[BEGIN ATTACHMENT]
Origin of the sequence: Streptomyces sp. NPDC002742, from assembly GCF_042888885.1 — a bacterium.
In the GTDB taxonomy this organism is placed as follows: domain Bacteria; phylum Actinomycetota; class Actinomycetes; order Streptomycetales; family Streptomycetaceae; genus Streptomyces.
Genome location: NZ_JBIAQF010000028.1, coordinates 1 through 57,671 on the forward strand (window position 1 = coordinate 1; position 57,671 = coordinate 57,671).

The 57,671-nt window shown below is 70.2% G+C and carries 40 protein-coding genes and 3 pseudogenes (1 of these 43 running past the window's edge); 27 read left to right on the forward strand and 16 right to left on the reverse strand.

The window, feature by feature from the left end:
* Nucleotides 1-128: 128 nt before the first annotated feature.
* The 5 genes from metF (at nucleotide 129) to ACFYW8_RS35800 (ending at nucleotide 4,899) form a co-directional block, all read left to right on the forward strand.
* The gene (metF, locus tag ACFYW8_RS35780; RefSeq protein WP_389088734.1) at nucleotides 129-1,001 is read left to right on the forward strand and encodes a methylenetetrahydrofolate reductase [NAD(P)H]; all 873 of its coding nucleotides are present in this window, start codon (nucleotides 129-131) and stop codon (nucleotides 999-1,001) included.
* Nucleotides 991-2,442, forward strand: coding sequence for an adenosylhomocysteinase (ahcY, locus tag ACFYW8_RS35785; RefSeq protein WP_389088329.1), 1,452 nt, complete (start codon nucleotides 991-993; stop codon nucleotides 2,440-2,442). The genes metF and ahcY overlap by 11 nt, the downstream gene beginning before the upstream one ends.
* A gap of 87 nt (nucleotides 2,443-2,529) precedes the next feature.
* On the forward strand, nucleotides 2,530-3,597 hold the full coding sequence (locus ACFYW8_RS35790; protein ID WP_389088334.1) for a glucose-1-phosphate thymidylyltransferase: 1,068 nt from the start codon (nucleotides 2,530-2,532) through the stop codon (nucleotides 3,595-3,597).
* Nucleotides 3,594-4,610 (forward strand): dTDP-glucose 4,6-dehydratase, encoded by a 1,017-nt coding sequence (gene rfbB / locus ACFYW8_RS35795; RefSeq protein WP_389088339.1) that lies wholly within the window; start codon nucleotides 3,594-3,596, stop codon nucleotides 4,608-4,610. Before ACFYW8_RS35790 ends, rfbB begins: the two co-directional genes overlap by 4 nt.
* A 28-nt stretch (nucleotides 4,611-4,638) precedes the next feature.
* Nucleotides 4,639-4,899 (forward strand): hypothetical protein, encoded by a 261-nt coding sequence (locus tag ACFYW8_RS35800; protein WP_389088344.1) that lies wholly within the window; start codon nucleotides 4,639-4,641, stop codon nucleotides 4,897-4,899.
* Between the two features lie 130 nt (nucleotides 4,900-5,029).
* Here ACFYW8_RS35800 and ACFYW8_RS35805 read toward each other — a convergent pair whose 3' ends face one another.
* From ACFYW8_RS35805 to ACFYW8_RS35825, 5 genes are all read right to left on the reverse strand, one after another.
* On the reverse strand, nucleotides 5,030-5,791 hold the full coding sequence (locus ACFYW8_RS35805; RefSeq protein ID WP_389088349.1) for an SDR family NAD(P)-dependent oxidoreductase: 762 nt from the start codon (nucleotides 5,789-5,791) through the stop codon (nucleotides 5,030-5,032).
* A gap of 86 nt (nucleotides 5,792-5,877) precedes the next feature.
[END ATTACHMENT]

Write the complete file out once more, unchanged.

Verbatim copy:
Origin of the sequence: Streptomyces sp. NPDC002742, from assembly GCF_042888885.1 — a bacterium.
In the GTDB taxonomy this organism is placed as follows: domain Bacteria; phylum Actinomycetota; class Actinomycetes; order Streptomycetales; family Streptomycetaceae; genus Streptomyces.
Genome location: NZ_JBIAQF010000028.1, coordinates 1 through 57,671 on the forward strand (window position 1 = coordinate 1; position 57,671 = coordinate 57,671).

The 57,671-nt window shown below is 70.2% G+C and carries 40 protein-coding genes and 3 pseudogenes (1 of these 43 running past the window's edge); 27 read left to right on the forward strand and 16 right to left on the reverse strand.

The window, feature by feature from the left end:
* Nucleotides 1-128: 128 nt before the first annotated feature.
* The 5 genes from metF (at nucleotide 129) to ACFYW8_RS35800 (ending at nucleotide 4,899) form a co-directional block, all read left to right on the forward strand.
* The gene (metF, locus tag ACFYW8_RS35780; RefSeq protein WP_389088734.1) at nucleotides 129-1,001 is read left to right on the forward strand and encodes a methylenetetrahydrofolate reductase [NAD(P)H]; all 873 of its coding nucleotides are present in this window, start codon (nucleotides 129-131) and stop codon (nucleotides 999-1,001) included.
* Nucleotides 991-2,442, forward strand: coding sequence for an adenosylhomocysteinase (ahcY, locus tag ACFYW8_RS35785; RefSeq protein WP_389088329.1), 1,452 nt, complete (start codon nucleotides 991-993; stop codon nucleotides 2,440-2,442). The genes metF and ahcY overlap by 11 nt, the downstream gene beginning before the upstream one ends.
* A gap of 87 nt (nucleotides 2,443-2,529) precedes the next feature.
* On the forward strand, nucleotides 2,530-3,597 hold the full coding sequence (locus ACFYW8_RS35790; protein ID WP_389088334.1) for a glucose-1-phosphate thymidylyltransferase: 1,068 nt from the start codon (nucleotides 2,530-2,532) through the stop codon (nucleotides 3,595-3,597).
* Nucleotides 3,594-4,610 (forward strand): dTDP-glucose 4,6-dehydratase, encoded by a 1,017-nt coding sequence (gene rfbB / locus ACFYW8_RS35795; RefSeq protein WP_389088339.1) that lies wholly within the window; start codon nucleotides 3,594-3,596, stop codon nucleotides 4,608-4,610. Before ACFYW8_RS35790 ends, rfbB begins: the two co-directional genes overlap by 4 nt.
* A 28-nt stretch (nucleotides 4,611-4,638) precedes the next feature.
* Nucleotides 4,639-4,899 (forward strand): hypothetical protein, encoded by a 261-nt coding sequence (locus tag ACFYW8_RS35800; protein WP_389088344.1) that lies wholly within the window; start codon nucleotides 4,639-4,641, stop codon nucleotides 4,897-4,899.
* Between the two features lie 130 nt (nucleotides 4,900-5,029).
* Here ACFYW8_RS35800 and ACFYW8_RS35805 read toward each other — a convergent pair whose 3' ends face one another.
* From ACFYW8_RS35805 to ACFYW8_RS35825, 5 genes are all read right to left on the reverse strand, one after another.
* On the reverse strand, nucleotides 5,030-5,791 hold the full coding sequence (locus ACFYW8_RS35805; RefSeq protein ID WP_389088349.1) for an SDR family NAD(P)-dependent oxidoreductase: 762 nt from the start codon (nucleotides 5,789-5,791) through the stop codon (nucleotides 5,030-5,032).
* A gap of 86 nt (nucleotides 5,792-5,877) precedes the next feature.